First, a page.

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Use these tips to encourage a young angler by teaching them to catch fish. (The thumbnail for this one has me as the author, but it was Kevin Kelly).
This is the ninth installment of the “Spring Fishing Frenzy" series of articles, detailing productive fishing techniques and opportunities across Kentucky. These articles will appear on the second and fourth Thursday of the month. The series will continue until early summer.
The summer temperatures predicted for the upcoming Memorial Day holiday weekend bring the perfect environment for taking some kids fishing. If they like the experience, how do you keep the fishing momentum going throughout the summer?
Does this mean they need to catch a fish or get a bite every cast? Not necessarily. Fun can be wading a creek or floating down one for the first time in a canoe or kayak. Fun can be seeing how many different species of fish you can catch or how many fishing holes you can visit this summer. Fun can be catching your own live bait then using it to catch dinner.
A memorable fishing trip does not require an entire day. Take off after work with your new fishing buddy and fish until dusk, or rise early and fish until mid-morning.
You probably have an idea about where to go, but lay out the options and let your young angler make the final decision. They will appreciate being involved in the process.
“Offer your suggestions but don’t be too pushy,” said Easton Copley, aquatic education program coordinator with the Kentucky Department of Fish and Wildlife Resources.
Farm ponds are excellent options. The odds of catching fish consistently can be better in these smaller bodies of water.
“In the creek, you’re always moving,” said Mike Hardin, assistant Fisheries Division director for Kentucky Fish and Wildlife. “There’s always something new around the bend. If you’re in the shallows, you’re seeing minnows. If you’re up in the shoal, you’ll see crawdads. As you wade, you can see fish dart by. You can catch a lot of fish. They can always take a friend and all of you can just go to the creek and they find their own fun.”
Kids love to play in the dirt and splash in the water. Teach them about how easy and fun it can be to do both by catching their own live bait.
Worms appeal to just about every game fish species and it’s a fairly easy activity for a young angler to collect plenty for a day trip. Observe a driveway or sidewalk after a rain shower. Along with gardens, compost piles and areas where the soil stays moist and cool, these spots can yield a bonanza of live bait.
“If you’re going to look for crawdads in a large creek, look for backwater areas or areas with isolated, ponded water that’s not really flowing,” Hardin said. “You can flip rocks over there and the crayfish are easier to catch.”
Don’t forget about the pincers. Pick up a crayfish on either side of its midsection - behind the head and pincers - with your thumb and index finger. Crayfish are hearty and do fine kept in a small bait bucket filled with water. Hook them through the underside of the tail with an Octopus hook and fish them weightless or with a pinch weight.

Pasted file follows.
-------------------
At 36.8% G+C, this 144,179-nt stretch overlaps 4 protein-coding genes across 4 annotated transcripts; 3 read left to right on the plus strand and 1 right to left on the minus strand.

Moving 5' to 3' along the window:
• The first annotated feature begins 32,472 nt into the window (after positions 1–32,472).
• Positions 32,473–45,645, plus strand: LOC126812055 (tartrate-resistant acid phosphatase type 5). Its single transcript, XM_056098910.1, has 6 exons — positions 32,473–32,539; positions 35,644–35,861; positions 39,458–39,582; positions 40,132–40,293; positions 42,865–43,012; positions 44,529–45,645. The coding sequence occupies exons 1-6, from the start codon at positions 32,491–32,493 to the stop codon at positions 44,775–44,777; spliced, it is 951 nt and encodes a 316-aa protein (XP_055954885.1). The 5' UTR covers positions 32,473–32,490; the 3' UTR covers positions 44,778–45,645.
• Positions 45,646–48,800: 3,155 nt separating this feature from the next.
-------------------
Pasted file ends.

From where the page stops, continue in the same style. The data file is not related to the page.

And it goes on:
“When you cast them in swift water, they swim a little bit and you can feel them thump. When you feel that thump, smallmouth just come to it,” Hardin said. “When there’s no more thump, and you feel that steady pull on it, you’ve got one.”
A good starter set-up for a young angler is simple – a spincast reel spooled with 4-pound clear monofilament line threaded through the guides of a 5-foot or shorter rod. Thread a worm onto an Aberdeen hook, apply a small splitshot to the line beneath a bobber and they’re ready to catch fish.
Few things in fishing are more exciting than watching a fish crash a topwater lure. To assemble an easy and productive summertime topwater presentation for panfish and bass, thread the line through a clear casting bobber and attach a small swivel to the main line. To the swivel, tie a 12- to 18-inch monofilament leader. Tie a foam spider or popper fly to the other end.
You will not want to forget your young angler’s experiences and development, so consider keeping a summer scrapbook or get them in the habit of documenting their fishing adventures in a journal. These will become treasured keepsakes for years to come and imagine how impressed their teachers will be when the new school year starts.
Note the date and location of each outing. Include photographs of fish caught and a description of the trip. Keep a log of how many species of fish were caught by your young angler over the summer.
“A sticker chart would be cool, too,” Copley said.
Measure and photograph the biggest fish. They may qualify your angler for Kentucky Fish and Wildlife’s
trophy fish program. Anglers who catch a qualifying fish by pole or line can receive a trophy fish pin. Learn more about the program on the department’s website at